Monthly Newsletter                                                                            March 2016  

March Kit of the Month "Beaded Necklace with Porcelain Donut"
Kumihimo Tip #37 - Finishing Cord Ends
Kumihimo Tip #38 - Bracelet Sizing
Staggered Spiral Bracelet Kit
Kumihimo Links...


Hello Braiders, 

Hola de México (Hello from Mexico)! On February 28th our group of 6 departed from Reno, NV and met up with several others in Dallas and eventually all 27 of us gathered in Guanajuato, Mexico. We are now here, in Mexico, for our 12 day Knitting & Kumihimo Retreat. After a few days in Guanajuato, we will make a short trip for the remainder of our stay in San Miguel de Allende. 

What a Braid (aka What a Knit) is closed until March 12th. I will start packing and mailing orders as soon as I return. Orders will go out in a first in - first out order. 

Click here to follow WHAT A BRAID on our San Miguel de Allende Knitting & Kumihimo Retreat!

 Happy Braiding,

If you haven't "Liked" WHAT A BRAID on Facebook, please do!  Click here to "LIKE" What a Braid and get mid-month updates and sneak previews on new kits!

Thank you  - March Free Shipping
I really appreciate your patience while I am away teaching. As much as I have thought about showing my dear hubby how to pack orders while I am away.....I don't think so!

For the month of March I am providing 
Free Shipping on all orders over $25 (International Orders not included). 

Please feel free to place orders while I am away. I do my very best to get them mailed immediately upon my return (March 12).
Kumihimo Kit of the Month   "Beaded Necklace with Porcelain Donut"
This is my new favorite. It's quick and easy and fun to wear. This kit teaches you a fun way to attach a donut pendant and also uses  the adjustable closure . It sure is nice to make a necklace an inch or two longer or, conversely, an inch or two shorter. Flexibility works well with my wardrobe. The Porcelain Pendant is 1 3/4" in  diameter, the braided sections are each 7" and the braided tails, on either end, are each 6". The necklace can be worn anywhere from 16 " to 25" (give or take).   You will need: Kumihimo Disk (I highly recommend the BeadSmith Thick Mini), 8 Bobbins (I use small plastic EZ Bobbins), Scissors and Tape Measure. You should know: Kumihimo Round Braid (also known as Kongoh Gumi) and How to Drop Beads.
If you need a refresher for "dropping beads" check out  Kumihimo Tip #14.
Kit includes:
- 1 spool of C-Lon Bead Cord (you will have extra for another project)
- 4 colors 8/0 Toho/Miyuki Seed Beads
- 1 Porcelain Donut
- 1 Porcelain Pony Bead
- 1 Barrel for Closure
- Instructions with Photos 
- 6 Color Ways
- Cost: $32 - $36

Color Sample  / Azure Blue

Kumihimo Tip #37 - Some Talk About Finishing Cord Ends
We all love the process of braiding. However, often times our efforts fall short when it comes to finishing our braids. I hear about alot of braids that are just 
waiting  for their end caps. I have a few tips to take the fuss out of finishing
Determine how you will finish the ends. One of the first things to consider is what your braid is made of. Is the fiber synthetic or natural?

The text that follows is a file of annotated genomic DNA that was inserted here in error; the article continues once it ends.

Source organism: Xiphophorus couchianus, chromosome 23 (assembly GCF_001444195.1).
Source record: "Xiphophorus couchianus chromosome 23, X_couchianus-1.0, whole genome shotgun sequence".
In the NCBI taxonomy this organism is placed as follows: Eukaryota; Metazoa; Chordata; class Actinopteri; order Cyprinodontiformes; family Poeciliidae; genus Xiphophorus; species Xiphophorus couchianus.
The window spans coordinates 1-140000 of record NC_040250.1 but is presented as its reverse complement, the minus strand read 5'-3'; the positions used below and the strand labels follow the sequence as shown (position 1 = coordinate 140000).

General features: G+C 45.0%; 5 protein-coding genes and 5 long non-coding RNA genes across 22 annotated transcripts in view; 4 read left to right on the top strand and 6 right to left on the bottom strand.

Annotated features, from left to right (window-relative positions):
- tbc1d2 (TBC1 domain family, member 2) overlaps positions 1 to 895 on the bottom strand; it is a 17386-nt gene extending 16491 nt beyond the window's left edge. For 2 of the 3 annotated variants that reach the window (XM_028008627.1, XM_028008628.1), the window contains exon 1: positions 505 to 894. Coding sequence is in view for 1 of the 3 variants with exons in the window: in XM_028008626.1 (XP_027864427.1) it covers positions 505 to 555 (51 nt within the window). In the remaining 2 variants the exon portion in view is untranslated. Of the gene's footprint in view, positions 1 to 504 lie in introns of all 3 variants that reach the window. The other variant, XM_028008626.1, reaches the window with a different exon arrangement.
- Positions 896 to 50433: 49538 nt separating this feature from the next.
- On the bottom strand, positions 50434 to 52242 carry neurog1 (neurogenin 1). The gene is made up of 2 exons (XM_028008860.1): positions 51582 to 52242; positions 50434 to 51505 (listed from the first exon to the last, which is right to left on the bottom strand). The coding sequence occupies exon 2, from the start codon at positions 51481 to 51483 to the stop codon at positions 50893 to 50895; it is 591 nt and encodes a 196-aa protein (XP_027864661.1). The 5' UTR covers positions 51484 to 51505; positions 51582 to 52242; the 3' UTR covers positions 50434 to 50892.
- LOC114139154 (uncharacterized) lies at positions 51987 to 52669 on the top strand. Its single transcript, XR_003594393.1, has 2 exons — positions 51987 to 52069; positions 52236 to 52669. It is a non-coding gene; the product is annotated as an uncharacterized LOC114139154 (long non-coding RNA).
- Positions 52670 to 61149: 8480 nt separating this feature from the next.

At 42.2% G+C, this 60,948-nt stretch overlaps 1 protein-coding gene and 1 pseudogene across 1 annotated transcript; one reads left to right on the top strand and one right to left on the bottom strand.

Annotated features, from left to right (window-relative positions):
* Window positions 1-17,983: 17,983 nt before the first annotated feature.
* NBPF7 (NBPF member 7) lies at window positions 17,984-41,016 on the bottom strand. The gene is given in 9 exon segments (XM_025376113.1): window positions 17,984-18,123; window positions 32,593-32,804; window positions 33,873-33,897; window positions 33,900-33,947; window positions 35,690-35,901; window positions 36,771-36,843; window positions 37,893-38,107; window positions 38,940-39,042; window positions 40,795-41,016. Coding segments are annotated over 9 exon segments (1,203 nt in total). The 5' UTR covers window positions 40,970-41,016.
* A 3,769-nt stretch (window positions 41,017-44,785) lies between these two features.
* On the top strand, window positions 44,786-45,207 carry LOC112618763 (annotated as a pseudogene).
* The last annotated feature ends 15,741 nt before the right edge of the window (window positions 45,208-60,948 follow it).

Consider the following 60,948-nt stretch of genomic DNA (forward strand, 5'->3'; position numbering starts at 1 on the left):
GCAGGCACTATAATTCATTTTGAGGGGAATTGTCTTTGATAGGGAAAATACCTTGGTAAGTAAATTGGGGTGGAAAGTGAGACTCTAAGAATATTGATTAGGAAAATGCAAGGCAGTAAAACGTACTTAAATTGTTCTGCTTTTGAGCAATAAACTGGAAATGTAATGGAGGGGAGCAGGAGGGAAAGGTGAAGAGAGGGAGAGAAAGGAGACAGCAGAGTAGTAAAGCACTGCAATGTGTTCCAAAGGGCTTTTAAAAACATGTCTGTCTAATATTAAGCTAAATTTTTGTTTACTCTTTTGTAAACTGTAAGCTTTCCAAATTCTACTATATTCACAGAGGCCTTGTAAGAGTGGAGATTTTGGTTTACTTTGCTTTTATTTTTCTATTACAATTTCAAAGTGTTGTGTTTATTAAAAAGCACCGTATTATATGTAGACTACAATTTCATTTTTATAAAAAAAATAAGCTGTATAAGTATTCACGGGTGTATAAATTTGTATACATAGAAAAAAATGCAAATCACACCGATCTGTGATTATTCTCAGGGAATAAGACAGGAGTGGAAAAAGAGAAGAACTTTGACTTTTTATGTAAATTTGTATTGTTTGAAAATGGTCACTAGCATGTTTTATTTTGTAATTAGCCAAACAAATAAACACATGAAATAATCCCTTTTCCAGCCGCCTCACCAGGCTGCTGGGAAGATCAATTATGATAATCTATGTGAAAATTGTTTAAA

• If the braid is a synthetic fiber (i.e. C-Lon, S-Lon, Nylon, Polyester, etc.) you can cut or "zap" the ends with a thread burner. The thread burner has a very hot tip and this hot tip very quickly cuts and melts the end of the cord. If done correctly, the cut is accurate and the ends are melted together and they will not come undone. At this point, the end is ready for an end cap.

    There are several thread burners on the market. Some are a little "sturdier" than others and last longer and some are more powerful in that they can cut and melt a thicker braid. I have used the BeadSmith Thread Zap II as well as the BeadSmith Cord Zap (Heavy Duty). The Cord Zap is the hottest and I really like it. It cuts through an 8-strand braid of C-Lon Tex 400 like a hot knife slicing through butter. You actually have to be careful. 
  • If the braid is made up of a natural fiber, like embroidery floss, perle cotton, USA made Rayon/Cotton Satin Cord, Kumihimo Rayon Ribbon, Kumihimo Rayon Gimp, Silk, etc., melting the end of the braid is NOT an option. Natural fibers do not melt. In this case, one option is to stitch the ends to prevent raveling. I take a needle and sewing thread and stitch carefully back and forth through the braid a few of times. The idea is to catch some of the ends. I then wrap the thread around the braid, tie the thread off with a knot and the cut the braid near the stitching. It is important to work neat and clean. 
  • I have also experimented with and had great results using Fray Check on both synthetic and natural fibers braids to halt the raveling process. I use the tip of the Fray Check bottle to carefully saturate the area of braid that I want to cut. After the saturated section of braid has thoroughly dried (very important) I cut the braid. This has worked quite well. I think this is one of my NEW favorite discoveries for dealing with cord ends. Just make sure you let the Fray Check really dry. 

When the ends are finished, you can easily insert them into your end caps. Everyone has their own favorite when it comes to glue. I, along with many of my braiding friends, swear by WeldBond Universal Glue. It is easy to use, odorless, dries in an hour, cures in 24 and dries clear. If you let the glue really dry, the hold is phenomenal. WeldBond is available at some craft stores as well as Ace Hardware (in stores and on-line). 

The most important thing is to work neat, clean and minimally. Make sure you have all the correct tools and your work space is in order. Be methodical and neat and your results will be excellent. 

Click here for more helpful Kumihimo articles.
Kumihimo Tip #38 - Some Talk About Bracelet Sizing
Bracelets come in all shapes 
Designed by ©Karen Huntoon 2016 - Bracelet Class taught in San Miguel de Allende, Mexico 2/2016
Kits Coming soon!
and sizes. Some a re flat, some are thick, some are  supposed to fit  close to the wrist, others a little lo oser, etc.

The requirements for bracelet sizing are more precise than for a necklace. A